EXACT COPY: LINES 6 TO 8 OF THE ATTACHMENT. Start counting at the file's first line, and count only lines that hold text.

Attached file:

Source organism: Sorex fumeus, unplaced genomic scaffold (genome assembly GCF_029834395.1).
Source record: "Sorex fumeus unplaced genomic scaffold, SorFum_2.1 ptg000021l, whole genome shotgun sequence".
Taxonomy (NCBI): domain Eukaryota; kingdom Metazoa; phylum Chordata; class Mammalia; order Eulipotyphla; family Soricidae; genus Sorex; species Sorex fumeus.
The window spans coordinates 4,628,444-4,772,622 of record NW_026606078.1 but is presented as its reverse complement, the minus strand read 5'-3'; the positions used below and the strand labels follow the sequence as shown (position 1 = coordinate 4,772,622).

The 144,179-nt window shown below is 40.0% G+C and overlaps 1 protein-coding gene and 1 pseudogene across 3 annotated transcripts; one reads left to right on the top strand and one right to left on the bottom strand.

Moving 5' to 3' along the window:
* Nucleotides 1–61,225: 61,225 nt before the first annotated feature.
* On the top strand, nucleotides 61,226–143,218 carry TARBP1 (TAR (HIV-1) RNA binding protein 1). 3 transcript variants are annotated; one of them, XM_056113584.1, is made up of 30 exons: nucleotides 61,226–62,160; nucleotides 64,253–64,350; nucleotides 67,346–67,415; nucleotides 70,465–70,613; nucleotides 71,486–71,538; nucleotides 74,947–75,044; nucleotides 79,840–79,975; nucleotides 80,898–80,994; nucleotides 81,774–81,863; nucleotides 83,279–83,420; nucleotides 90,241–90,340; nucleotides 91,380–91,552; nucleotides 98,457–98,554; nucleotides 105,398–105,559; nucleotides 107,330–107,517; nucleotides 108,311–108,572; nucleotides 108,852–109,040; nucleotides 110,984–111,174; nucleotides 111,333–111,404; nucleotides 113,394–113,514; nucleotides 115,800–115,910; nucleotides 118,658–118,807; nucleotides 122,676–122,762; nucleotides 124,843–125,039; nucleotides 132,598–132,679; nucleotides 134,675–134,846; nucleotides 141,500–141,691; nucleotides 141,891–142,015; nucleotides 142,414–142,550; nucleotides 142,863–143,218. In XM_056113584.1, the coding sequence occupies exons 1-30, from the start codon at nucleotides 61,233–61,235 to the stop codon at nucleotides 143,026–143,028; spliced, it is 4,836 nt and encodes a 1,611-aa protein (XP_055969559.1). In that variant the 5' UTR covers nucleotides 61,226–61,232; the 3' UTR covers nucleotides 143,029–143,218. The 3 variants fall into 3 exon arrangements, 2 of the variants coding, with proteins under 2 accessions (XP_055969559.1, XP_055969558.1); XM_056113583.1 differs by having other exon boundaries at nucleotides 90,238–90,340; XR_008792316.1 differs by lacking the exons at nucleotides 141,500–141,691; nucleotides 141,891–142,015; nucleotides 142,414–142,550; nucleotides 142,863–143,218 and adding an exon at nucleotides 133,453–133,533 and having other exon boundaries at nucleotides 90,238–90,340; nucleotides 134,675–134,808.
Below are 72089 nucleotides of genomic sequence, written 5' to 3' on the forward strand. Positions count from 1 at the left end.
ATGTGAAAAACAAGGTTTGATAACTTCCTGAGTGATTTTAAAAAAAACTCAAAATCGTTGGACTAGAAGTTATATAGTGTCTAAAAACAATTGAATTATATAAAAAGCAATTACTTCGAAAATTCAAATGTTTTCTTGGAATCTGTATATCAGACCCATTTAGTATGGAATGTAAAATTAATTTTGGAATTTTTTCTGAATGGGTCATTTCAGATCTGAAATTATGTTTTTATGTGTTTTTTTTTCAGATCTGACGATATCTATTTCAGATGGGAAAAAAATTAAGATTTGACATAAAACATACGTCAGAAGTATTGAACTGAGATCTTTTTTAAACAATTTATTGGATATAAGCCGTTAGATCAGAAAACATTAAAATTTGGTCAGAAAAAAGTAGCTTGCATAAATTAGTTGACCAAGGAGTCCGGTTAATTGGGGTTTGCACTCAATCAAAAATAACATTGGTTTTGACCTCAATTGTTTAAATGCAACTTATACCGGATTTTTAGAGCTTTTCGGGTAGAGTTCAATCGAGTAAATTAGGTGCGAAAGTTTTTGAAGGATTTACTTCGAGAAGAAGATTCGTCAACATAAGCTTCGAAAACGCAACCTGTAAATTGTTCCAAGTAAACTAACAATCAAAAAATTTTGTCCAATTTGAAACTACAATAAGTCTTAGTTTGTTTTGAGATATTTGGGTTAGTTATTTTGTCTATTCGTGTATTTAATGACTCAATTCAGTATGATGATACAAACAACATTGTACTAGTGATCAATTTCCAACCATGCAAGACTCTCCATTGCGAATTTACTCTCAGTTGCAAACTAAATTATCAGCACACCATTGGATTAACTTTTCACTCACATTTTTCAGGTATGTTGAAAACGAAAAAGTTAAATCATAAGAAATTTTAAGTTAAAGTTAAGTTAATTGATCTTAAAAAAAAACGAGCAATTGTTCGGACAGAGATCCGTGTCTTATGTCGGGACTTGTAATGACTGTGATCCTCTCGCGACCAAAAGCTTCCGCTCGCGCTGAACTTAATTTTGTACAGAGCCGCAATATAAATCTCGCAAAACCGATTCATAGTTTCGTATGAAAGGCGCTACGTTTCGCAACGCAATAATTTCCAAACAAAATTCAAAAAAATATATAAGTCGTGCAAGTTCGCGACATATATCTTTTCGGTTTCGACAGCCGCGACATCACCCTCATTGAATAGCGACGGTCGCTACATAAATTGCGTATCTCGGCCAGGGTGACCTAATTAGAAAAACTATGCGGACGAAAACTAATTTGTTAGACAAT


Moving 5' to 3' along the window:
* Nucleotides 1–61,225: 61,225 nt before the first annotated feature.
* On the top strand, nucleotides 61,226–143,218 carry TARBP1 (TAR (HIV-1) RNA binding protein 1). 3 transcript variants are annotated; one of them, XM_056113584.1, is made up of 30 exons: nucleotides 61,226–62,160; nucleotides 64,253–64,350; nucleotides 67,346–67,415; nucleotides 70,465–70,613; nucleotides 71,486–71,538; nucleotides 74,947–75,044; nucleotides 79,840–79,975; nucleotides 80,898–80,994; nucleotides 81,774–81,863; nucleotides 83,279–83,420; nucleotides 90,241–90,340; nucleotides 91,380–91,552; nucleotides 98,457–98,554; nucleotides 105,398–105,559; nucleotides 107,330–107,517; nucleotides 108,311–108,572; nucleotides 108,852–109,040; nucleotides 110,984–111,174; nucleotides 111,333–111,404; nucleotides 113,394–113,514; nucleotides 115,800–115,910; nucleotides 118,658–118,807; nucleotides 122,676–122,762; nucleotides 124,843–125,039; nucleotides 132,598–132,679; nucleotides 134,675–134,846; nucleotides 141,500–141,691; nucleotides 141,891–142,015; nucleotides 142,414–142,550; nucleotides 142,863–143,218. In XM_056113584.1, the coding sequence occupies exons 1-30, from the start codon at nucleotides 61,233–61,235 to the stop codon at nucleotides 143,026–143,028; spliced, it is 4,836 nt and encodes a 1,611-aa protein (XP_055969559.1). In that variant the 5' UTR covers nucleotides 61,226–61,232; the 3' UTR covers nucleotides 143,029–143,218. The 3 variants fall into 3 exon arrangements, 2 of the variants coding, with proteins under 2 accessions (XP_055969559.1, XP_055969558.1); XM_056113583.1 differs by having other exon boundaries at nucleotides 90,238–90,340; XR_008792316.1 differs by lacking the exons at nucleotides 141,500–141,691; nucleotides 141,891–142,015; nucleotides 142,414–142,550; nucleotides 142,863–143,218 and adding an exon at nucleotides 133,453–133,533 and having other exon boundaries at nucleotides 90,238–90,340; nucleotides 134,675–134,808.